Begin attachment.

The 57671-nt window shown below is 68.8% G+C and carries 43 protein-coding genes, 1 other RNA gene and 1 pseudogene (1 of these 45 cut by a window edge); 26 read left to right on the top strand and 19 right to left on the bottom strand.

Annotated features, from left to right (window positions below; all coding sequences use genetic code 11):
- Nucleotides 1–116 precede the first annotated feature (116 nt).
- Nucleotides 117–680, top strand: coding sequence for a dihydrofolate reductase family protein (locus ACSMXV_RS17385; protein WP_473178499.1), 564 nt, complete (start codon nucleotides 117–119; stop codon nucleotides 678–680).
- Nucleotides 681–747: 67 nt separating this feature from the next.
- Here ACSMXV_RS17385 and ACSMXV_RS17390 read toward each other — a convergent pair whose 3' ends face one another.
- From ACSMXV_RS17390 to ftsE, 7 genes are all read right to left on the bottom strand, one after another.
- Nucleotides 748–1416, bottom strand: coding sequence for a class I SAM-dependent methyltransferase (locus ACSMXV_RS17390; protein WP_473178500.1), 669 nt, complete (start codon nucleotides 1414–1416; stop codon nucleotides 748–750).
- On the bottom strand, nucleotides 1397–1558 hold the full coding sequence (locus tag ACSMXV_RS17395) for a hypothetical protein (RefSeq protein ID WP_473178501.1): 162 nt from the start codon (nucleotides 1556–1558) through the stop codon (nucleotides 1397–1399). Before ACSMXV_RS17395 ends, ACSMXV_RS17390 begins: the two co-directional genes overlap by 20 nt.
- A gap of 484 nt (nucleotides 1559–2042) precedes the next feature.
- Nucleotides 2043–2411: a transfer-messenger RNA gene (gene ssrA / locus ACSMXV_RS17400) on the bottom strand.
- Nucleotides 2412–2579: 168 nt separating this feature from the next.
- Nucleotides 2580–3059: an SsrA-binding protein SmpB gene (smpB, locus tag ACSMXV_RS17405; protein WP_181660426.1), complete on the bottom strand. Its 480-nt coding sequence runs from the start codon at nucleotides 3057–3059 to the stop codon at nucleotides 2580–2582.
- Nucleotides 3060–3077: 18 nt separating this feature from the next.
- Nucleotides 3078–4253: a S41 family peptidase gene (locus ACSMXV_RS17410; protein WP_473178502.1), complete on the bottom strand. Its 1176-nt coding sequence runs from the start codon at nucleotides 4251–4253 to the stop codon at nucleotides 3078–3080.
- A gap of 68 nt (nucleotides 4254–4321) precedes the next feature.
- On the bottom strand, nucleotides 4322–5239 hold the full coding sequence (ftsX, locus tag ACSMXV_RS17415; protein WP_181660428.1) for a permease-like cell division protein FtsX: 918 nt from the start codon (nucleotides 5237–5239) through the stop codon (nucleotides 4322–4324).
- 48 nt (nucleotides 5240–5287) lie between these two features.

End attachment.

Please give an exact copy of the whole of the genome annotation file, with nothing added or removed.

The 57671-nt window shown below is 68.8% G+C and carries 43 protein-coding genes, 1 other RNA gene and 1 pseudogene (1 of these 45 cut by a window edge); 26 read left to right on the top strand and 19 right to left on the bottom strand.

Annotated features, from left to right (window positions below; all coding sequences use genetic code 11):
- Nucleotides 1–116 precede the first annotated feature (116 nt).
- Nucleotides 117–680, top strand: coding sequence for a dihydrofolate reductase family protein (locus ACSMXV_RS17385; protein WP_473178499.1), 564 nt, complete (start codon nucleotides 117–119; stop codon nucleotides 678–680).
- Nucleotides 681–747: 67 nt separating this feature from the next.
- Here ACSMXV_RS17385 and ACSMXV_RS17390 read toward each other — a convergent pair whose 3' ends face one another.
- From ACSMXV_RS17390 to ftsE, 7 genes are all read right to left on the bottom strand, one after another.
- Nucleotides 748–1416, bottom strand: coding sequence for a class I SAM-dependent methyltransferase (locus ACSMXV_RS17390; protein WP_473178500.1), 669 nt, complete (start codon nucleotides 1414–1416; stop codon nucleotides 748–750).
- On the bottom strand, nucleotides 1397–1558 hold the full coding sequence (locus tag ACSMXV_RS17395) for a hypothetical protein (RefSeq protein ID WP_473178501.1): 162 nt from the start codon (nucleotides 1556–1558) through the stop codon (nucleotides 1397–1399). Before ACSMXV_RS17395 ends, ACSMXV_RS17390 begins: the two co-directional genes overlap by 20 nt.
- A gap of 484 nt (nucleotides 1559–2042) precedes the next feature.
- Nucleotides 2043–2411: a transfer-messenger RNA gene (gene ssrA / locus ACSMXV_RS17400) on the bottom strand.
- Nucleotides 2412–2579: 168 nt separating this feature from the next.
- Nucleotides 2580–3059: an SsrA-binding protein SmpB gene (smpB, locus tag ACSMXV_RS17405; protein WP_181660426.1), complete on the bottom strand. Its 480-nt coding sequence runs from the start codon at nucleotides 3057–3059 to the stop codon at nucleotides 2580–2582.
- Nucleotides 3060–3077: 18 nt separating this feature from the next.
- Nucleotides 3078–4253: a S41 family peptidase gene (locus ACSMXV_RS17410; protein WP_473178502.1), complete on the bottom strand. Its 1176-nt coding sequence runs from the start codon at nucleotides 4251–4253 to the stop codon at nucleotides 3078–3080.
- A gap of 68 nt (nucleotides 4254–4321) precedes the next feature.
- On the bottom strand, nucleotides 4322–5239 hold the full coding sequence (ftsX, locus tag ACSMXV_RS17415; protein WP_181660428.1) for a permease-like cell division protein FtsX: 918 nt from the start codon (nucleotides 5237–5239) through the stop codon (nucleotides 4322–4324).
- 48 nt (nucleotides 5240–5287) lie between these two features.